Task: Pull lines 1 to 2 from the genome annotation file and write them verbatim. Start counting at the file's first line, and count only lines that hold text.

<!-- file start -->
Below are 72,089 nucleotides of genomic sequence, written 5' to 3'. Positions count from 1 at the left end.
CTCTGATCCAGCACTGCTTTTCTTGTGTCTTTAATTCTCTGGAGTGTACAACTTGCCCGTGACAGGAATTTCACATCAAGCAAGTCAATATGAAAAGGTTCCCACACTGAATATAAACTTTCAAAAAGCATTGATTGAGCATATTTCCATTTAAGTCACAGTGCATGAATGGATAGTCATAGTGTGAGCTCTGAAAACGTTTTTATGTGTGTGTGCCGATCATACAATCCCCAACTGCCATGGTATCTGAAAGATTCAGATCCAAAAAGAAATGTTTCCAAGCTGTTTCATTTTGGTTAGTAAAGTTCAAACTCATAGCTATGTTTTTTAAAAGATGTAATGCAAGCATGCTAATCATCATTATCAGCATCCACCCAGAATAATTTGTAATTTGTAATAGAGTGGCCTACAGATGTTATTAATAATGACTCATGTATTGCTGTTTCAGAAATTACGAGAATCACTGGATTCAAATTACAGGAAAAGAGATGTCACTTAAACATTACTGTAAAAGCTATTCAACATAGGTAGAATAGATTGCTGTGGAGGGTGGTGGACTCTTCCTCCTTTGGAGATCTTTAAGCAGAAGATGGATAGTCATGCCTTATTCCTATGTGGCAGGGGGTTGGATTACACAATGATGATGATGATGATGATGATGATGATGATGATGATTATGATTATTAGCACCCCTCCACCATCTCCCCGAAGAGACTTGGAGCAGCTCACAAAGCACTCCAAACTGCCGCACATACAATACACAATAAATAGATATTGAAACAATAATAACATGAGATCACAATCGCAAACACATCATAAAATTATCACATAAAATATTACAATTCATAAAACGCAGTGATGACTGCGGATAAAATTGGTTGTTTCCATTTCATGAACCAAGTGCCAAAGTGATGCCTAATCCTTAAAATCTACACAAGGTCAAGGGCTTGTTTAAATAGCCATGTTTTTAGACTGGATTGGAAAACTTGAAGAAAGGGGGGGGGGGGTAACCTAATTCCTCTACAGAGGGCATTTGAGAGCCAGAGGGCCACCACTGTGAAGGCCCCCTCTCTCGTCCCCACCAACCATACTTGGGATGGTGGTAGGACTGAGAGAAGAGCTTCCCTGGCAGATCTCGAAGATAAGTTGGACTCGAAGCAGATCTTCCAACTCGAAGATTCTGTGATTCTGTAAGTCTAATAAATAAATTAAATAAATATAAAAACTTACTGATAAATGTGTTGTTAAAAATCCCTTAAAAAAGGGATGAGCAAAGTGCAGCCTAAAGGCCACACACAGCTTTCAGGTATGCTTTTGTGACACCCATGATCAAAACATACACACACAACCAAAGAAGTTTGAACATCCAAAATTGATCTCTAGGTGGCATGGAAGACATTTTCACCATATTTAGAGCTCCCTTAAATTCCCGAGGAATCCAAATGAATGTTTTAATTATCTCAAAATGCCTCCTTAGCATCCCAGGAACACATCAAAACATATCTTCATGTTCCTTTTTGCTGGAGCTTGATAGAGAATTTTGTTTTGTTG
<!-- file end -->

Below are 72,089 nucleotides of genomic sequence, written 5' to 3'. Positions count from 1 at the left end.
CTCTGATCCAGCACTGCTTTTCTTGTGTCTTTAATTCTCTGGAGTGTACAACTTGCCCGTGACAGGAATTTCACATCAAGCAAGTCAATATGAAAAGGTTCCCACACTGAATATAAACTTTCAAAAAGCATTGATTGAGCATATTTCCATTTAAGTCACAGTGCATGAATGGATAGTCATAGTGTGAGCTCTGAAAACGTTTTTATGTGTGTGTGCCGATCATACAATCCCCAACTGCCATGGTATCTGAAAGATTCAGATCCAAAAAGAAATGTTTCCAAGCTGTTTCATTTTGGTTAGTAAAGTTCAAACTCATAGCTATGTTTTTTAAAAGATGTAATGCAAGCATGCTAATCATCATTATCAGCATCCACCCAGAATAATTTGTAATTTGTAATAGAGTGGCCTACAGATGTTATTAATAATGACTCATGTATTGCTGTTTCAGAAATTACGAGAATCACTGGATTCAAATTACAGGAAAAGAGATGTCACTTAAACATTACTGTAAAAGCTATTCAACATAGGTAGAATAGATTGCTGTGGAGGGTGGTGGACTCTTCCTCCTTTGGAGATCTTTAAGCAGAAGATGGATAGTCATGCCTTATTCCTATGTGGCAGGGGGTTGGATTACACAATGATGATGATGATGATGATGATGATGATGATGATGATTATGATTATTAGCACCCCTCCACCATCTCCCCGAAGAGACTTGGAGCAGCTCACAAAGCACTCCAAACTGCCGCACATACAATACACAATAAATAGATATTGAAACAATAATAACATGAGATCACAATCGCAAACACATCATAAAATTATCACATAAAATATTACAATTCATAAAACGCAGTGATGACTGCGGATAAAATTGGTTGTTTCCATTTCATGAACCAAGTGCCAAAGTGATGCCTAATCCTTAAAATCTACACAAGGTCAAGGGCTTGTTTAAATAGCCATGTTTTTAGACTGGATTGGAAAACTTGAAGAAAGGGGGGGGGGGGTAACCTAATTCCTCTACAGAGGGCATTTGAGAGCCAGAGGGCCACCACTGTGAAGGCCCCCTCTCTCGTCCCCACCAACCATACTTGGGATGGTGGTAGGACTGAGAGAAGAGCTTCCCTGGCAGATCTCGAAGATAAGTTGGACTCGAAGCAGATCTTCCAACTCGAAGATTCTGTGATTCTGTAAGTCTAATAAATAAATTAAATAAATATAAAAACTTACTGATAAATGTGTTGTTAAAAATCCCTTAAAAAAGGGATGAGCAAAGTGCAGCCTAAAGGCCACACACAGCTTTCAGGTATGCTTTTGTGACACCCATGATCAAAACATACACACACAACCAAAGAAGTTTGAACATCCAAAATTGATCTCTAGGTGGCATGGAAGACATTTTCACCATATTTAGAGCTCCCTTAAATTCCCGAGGAATCCAAATGAATGTTTTAATTATCTCAAAATGCCTCCTTAGCATCCCAGGAACACATCAAAACATATCTTCATGTTCCTTTTTGCTGGAGCTTGATAGAGAATTTTGTTTTGTTG